There is always something to do with free time thankfully. Lounging in a hammock for 40 years would indeed be boring. But there are lots of 65 yo retirees who are unable to function once they recover freedom of time, it is too unsettling.

    1. J. Money October 18, 2014 at 8:40 AM

      And YOU are a prime example of living life and doing what you want too. And even better so that you make $$$$ with it all :) Always astonished with your stories about coconut and land development hustles. You are ROCKING it girl.

  25. Sarah October 17, 2014 at 2:58 PM

    This definition of early retirement isn’t really retirement. I would consider this financial freedom as opposed to retiring early. Or maybe early semi-retirement. I think people who “retire” early actually work a lot harder sometimes than the 9-5ers.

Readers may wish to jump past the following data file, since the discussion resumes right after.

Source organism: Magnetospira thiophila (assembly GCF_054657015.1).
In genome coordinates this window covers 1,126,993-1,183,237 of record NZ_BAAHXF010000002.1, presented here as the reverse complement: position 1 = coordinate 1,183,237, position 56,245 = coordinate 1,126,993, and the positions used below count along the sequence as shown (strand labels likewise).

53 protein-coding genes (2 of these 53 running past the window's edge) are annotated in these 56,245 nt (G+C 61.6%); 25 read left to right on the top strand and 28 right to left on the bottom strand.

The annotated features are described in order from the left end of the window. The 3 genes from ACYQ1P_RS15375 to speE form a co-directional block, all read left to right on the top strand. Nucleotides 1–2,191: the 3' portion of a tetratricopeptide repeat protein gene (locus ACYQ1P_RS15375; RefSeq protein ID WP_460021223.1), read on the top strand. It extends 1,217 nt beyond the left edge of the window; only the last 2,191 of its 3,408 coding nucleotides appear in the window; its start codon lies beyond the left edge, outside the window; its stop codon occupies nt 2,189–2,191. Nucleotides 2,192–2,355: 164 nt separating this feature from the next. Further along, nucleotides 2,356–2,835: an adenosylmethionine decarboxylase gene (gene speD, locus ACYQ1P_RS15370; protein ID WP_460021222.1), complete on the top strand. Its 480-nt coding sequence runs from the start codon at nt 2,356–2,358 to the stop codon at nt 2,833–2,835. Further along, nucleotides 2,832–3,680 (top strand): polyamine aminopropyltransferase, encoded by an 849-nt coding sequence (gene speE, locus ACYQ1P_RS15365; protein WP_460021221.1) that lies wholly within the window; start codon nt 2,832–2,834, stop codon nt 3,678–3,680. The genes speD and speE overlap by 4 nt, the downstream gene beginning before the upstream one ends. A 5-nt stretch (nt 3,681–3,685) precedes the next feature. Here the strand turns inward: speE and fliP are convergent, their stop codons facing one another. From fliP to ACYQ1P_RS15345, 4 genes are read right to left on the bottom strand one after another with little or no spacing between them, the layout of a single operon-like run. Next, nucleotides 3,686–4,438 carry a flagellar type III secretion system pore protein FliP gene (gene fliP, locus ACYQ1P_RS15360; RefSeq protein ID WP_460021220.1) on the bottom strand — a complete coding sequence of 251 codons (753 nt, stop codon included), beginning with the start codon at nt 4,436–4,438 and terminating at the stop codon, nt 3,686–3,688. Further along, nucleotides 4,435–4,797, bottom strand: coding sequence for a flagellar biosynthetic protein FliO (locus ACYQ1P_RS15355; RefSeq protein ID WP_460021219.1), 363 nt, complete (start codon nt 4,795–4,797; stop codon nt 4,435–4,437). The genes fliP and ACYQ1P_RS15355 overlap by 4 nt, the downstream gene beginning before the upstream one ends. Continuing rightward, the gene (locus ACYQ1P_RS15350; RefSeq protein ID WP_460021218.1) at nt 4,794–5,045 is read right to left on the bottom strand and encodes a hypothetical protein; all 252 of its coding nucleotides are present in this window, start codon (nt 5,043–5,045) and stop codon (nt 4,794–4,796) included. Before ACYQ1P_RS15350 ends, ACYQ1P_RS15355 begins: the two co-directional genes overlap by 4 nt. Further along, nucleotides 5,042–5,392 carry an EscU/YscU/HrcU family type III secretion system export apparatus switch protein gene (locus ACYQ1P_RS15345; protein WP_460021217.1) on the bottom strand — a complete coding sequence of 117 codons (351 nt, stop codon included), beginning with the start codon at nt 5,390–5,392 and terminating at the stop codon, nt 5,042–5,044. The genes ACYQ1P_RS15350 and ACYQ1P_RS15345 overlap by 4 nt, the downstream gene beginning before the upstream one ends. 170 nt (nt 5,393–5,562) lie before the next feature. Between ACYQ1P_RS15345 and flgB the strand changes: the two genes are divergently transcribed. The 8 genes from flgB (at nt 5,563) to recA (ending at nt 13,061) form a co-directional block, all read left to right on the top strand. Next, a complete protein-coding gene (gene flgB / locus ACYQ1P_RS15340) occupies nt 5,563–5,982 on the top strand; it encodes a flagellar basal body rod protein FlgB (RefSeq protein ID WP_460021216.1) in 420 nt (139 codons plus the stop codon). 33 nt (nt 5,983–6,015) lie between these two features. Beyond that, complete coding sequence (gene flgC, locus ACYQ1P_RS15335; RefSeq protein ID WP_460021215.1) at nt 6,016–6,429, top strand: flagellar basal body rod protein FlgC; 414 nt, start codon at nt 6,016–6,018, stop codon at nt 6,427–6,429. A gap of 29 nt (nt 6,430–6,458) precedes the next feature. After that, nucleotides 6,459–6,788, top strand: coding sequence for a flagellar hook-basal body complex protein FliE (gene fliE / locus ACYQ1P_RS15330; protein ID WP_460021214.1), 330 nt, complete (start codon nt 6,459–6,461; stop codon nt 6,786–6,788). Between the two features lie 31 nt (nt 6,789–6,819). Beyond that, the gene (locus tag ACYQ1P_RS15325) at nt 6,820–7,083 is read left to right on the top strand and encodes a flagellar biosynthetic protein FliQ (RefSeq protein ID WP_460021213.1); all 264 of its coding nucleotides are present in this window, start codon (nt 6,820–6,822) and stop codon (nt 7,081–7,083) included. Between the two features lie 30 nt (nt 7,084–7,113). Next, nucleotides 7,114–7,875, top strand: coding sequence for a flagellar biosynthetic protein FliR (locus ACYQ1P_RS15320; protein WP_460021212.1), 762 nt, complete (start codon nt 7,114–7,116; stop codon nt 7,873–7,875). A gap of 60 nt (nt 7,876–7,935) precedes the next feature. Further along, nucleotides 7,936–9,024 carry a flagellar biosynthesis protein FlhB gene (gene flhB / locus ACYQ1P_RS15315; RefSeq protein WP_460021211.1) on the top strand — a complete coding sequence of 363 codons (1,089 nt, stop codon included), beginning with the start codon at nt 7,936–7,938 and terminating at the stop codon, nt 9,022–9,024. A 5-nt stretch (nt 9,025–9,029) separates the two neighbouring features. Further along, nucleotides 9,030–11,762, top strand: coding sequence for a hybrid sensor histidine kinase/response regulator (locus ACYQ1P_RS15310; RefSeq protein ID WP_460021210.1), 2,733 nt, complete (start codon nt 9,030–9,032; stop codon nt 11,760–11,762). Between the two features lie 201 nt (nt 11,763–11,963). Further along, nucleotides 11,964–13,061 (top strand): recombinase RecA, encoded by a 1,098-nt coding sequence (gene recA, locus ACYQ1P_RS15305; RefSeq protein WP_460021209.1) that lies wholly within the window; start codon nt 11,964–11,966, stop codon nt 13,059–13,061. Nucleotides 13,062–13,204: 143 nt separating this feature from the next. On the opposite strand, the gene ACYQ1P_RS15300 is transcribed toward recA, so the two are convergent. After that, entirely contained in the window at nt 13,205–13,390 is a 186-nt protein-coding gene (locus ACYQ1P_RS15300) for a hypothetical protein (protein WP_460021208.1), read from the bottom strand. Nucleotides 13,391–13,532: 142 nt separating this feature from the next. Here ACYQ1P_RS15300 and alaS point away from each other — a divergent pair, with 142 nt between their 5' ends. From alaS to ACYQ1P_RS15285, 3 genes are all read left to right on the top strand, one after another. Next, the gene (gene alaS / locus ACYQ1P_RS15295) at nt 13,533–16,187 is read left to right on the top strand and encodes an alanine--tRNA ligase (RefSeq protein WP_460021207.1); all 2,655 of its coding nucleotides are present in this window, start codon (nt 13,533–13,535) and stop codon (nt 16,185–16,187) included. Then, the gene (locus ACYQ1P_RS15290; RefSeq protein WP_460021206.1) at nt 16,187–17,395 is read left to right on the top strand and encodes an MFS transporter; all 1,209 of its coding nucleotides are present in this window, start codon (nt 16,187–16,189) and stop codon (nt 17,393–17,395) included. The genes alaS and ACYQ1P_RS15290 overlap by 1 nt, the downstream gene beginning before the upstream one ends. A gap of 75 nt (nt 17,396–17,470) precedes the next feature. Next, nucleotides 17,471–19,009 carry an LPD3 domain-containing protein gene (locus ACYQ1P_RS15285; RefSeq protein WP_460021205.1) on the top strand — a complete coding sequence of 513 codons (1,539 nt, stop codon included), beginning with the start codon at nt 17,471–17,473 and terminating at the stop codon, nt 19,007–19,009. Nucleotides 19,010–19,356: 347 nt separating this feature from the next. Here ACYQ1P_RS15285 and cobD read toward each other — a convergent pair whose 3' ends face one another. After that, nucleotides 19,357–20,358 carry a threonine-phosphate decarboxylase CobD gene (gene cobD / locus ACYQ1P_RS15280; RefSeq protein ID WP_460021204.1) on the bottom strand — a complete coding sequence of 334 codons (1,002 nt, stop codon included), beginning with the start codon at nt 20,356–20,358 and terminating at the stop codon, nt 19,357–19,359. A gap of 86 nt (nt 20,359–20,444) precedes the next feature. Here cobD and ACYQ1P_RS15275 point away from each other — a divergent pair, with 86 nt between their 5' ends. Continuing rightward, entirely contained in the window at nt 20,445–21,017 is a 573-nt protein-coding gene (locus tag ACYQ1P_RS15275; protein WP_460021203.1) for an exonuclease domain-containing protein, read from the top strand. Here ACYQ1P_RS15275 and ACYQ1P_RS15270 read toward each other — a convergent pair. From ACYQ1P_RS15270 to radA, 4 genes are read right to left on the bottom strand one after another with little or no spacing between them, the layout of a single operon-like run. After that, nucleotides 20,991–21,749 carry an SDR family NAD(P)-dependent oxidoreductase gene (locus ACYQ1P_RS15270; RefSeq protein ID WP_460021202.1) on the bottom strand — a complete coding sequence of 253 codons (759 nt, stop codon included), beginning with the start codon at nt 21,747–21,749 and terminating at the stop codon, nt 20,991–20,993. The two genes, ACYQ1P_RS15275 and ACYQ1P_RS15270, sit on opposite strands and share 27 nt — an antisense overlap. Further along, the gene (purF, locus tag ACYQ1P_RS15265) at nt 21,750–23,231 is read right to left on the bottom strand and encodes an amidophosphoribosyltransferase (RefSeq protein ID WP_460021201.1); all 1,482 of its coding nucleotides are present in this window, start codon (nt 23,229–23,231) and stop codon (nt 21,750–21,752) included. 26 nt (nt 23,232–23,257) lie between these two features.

26. Travis @debtchronicles October 17, 2014 at 6:18 PM

    I still don’t get the whole “retiring early” thing. So, I should save like a mofo so I can quit the career I spent years building in order to do things I want to do when I want to do them. But what if what I really want to do is continue the awesome career I just spent decades building but quit because everyone tells me that’s the “cool” thing to do? Why wouldn’t I keep going with my career, continue saving, and then retire when I’m ready? Honestly, my opinion is that people that want to retire early picked the wrong career path.

    1. Prudence Debtfree October 17, 2014 at 10:09 PM